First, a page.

Barrett’s esophagus is a serious complication of GERD, which stands for gastroesophageal reflux disease. In Barrett’s esophagus, normal tissue lining the esophagus — the tube that carries food from the mouth to the stomach — changes to tissue that resembles the lining of the intestine. About 10% of people with chronic symptoms of GERD develop Barrett’s esophagus.
Barrett’s esophagus is the result of chronic exposure of the esophagus to acid and stomach contents and sometimes bile from the intestine. This backwash or reflux of gastric and intestinal contents is called gastro-esophageal reflux disease, commonly known as GERD.
Barrett esophagus itself does not cause symptoms. The acid reflux that causes Barrett esophagus often leads to symptoms of heartburn. Many people with this condition do not have any symptoms.
If you have frequent or long-standing acid reflux symptoms, you should consult a physician. Left untreated, acid reflux can lead to the development of pre-cancerous cells. In a small percentage of patients, that can result in a life-threatening cancer of the esophagus (esophageal adenocarcinoma or EAC).
One of the primary goals of treatment is to prevent or slow the development of Barrett’s esophagus by treating and controlling acid reflux. This is done with lifestyle changes and medication. Lifestyle changes include taking steps such as:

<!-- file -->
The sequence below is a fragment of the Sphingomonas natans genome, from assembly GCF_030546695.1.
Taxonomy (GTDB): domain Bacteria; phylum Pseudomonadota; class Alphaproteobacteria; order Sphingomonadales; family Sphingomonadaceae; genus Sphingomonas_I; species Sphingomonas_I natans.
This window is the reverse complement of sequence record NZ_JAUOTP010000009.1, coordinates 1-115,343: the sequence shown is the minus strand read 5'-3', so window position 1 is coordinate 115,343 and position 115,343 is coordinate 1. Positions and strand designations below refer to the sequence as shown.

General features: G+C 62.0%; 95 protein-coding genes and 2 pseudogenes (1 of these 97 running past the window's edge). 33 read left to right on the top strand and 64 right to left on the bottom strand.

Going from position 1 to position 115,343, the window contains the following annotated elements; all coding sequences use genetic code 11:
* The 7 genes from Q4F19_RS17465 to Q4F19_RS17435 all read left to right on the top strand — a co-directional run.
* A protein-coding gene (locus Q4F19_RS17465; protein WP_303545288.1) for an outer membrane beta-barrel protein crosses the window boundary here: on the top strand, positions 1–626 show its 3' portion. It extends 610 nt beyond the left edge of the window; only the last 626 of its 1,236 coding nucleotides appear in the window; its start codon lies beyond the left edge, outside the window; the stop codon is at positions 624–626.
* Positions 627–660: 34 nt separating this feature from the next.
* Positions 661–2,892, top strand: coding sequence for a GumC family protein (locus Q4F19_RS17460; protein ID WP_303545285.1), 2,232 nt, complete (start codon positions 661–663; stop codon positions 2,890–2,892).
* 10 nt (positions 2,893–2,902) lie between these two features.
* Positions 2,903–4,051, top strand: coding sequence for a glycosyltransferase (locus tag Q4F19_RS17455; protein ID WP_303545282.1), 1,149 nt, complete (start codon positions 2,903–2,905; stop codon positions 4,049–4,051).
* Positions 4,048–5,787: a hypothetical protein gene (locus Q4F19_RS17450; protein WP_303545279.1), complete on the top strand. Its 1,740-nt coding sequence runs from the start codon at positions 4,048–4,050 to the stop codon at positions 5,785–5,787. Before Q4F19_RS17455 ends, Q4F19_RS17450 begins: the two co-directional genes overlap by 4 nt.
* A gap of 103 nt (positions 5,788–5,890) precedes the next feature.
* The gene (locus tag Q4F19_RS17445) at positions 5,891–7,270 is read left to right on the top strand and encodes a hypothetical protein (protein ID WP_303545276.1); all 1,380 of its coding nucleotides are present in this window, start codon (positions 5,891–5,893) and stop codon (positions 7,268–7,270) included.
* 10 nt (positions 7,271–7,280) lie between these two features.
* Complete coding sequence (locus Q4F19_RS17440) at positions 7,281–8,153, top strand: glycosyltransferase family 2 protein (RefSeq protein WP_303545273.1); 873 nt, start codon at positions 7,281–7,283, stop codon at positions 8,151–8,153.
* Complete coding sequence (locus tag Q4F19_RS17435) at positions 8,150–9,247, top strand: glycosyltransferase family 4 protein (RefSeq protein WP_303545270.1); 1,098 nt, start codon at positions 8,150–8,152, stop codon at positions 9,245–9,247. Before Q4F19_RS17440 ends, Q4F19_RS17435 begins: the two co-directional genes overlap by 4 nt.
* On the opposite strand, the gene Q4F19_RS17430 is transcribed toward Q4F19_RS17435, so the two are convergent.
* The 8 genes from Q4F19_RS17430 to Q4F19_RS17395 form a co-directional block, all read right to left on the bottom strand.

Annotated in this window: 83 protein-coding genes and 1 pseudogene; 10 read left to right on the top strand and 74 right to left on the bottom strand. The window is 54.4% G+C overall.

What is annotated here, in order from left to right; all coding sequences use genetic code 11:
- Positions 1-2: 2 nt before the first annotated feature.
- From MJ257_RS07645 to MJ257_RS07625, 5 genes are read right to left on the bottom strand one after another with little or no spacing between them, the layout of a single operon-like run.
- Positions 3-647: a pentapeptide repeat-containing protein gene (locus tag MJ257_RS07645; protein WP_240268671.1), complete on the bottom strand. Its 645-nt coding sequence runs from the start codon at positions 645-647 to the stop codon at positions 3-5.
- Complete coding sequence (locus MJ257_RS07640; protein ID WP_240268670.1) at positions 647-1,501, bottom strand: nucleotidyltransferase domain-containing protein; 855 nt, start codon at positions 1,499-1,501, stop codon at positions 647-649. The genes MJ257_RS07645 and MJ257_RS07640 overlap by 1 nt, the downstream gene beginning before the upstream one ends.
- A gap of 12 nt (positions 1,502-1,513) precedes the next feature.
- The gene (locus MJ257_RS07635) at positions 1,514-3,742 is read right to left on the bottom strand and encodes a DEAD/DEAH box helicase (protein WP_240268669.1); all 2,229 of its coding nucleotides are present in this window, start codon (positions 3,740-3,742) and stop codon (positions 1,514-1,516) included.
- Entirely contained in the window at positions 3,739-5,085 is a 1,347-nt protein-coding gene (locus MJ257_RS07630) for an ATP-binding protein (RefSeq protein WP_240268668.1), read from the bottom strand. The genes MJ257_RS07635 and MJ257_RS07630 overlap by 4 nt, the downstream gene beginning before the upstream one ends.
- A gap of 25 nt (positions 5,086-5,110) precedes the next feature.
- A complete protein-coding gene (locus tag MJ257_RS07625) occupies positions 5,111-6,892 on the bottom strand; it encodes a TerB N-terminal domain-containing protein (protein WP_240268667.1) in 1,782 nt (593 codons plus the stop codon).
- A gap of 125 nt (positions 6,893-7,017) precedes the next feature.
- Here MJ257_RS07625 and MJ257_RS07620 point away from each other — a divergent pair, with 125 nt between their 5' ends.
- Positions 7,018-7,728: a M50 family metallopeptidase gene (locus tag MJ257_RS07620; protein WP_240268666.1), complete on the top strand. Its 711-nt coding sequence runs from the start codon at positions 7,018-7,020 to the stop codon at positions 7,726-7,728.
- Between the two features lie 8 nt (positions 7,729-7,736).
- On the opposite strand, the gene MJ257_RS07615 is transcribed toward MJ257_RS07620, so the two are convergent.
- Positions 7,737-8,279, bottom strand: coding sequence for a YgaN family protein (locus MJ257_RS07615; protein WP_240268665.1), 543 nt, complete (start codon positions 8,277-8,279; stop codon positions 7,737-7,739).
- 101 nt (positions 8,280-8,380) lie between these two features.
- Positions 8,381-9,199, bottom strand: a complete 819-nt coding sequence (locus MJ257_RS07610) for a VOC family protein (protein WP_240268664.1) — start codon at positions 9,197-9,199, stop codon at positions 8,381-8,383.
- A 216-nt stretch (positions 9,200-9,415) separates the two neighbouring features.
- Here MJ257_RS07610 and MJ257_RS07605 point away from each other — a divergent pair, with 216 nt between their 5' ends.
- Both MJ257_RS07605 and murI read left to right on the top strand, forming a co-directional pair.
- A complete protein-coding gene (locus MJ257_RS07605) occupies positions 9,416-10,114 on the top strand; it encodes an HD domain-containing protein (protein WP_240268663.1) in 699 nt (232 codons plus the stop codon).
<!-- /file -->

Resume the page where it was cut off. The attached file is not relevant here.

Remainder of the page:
- Make changes in your diet. Fatty foods, chocolate, caffeine, spicy foods, and peppermint can aggravate reflux.
- Avoid alcohol, caffeinated drinks, and tobacco.
- Lose weight. Being overweight increases your risk for reflux.
- Sleep with the head of the bed elevated. Sleeping with your head raised may help prevent the acid in your stomach from flowing up into the esophagus.
- Don’t lie down for 3 hours after eating.
- Take all medicines with plenty of water.
- The doctor may also prescribe medications to help. Those medications may include:
- Proton pump inhibitors that reduce the production of stomach acid
- Antacids to neutralize stomach acid
- H2 blockers that lessen the release of stomach acid
- Promotility agents — drugs that speed up the movement of food from the stomach to the intestines
There are several treatments, including surgery, that are designed specifically to focus on the abnormal tissue.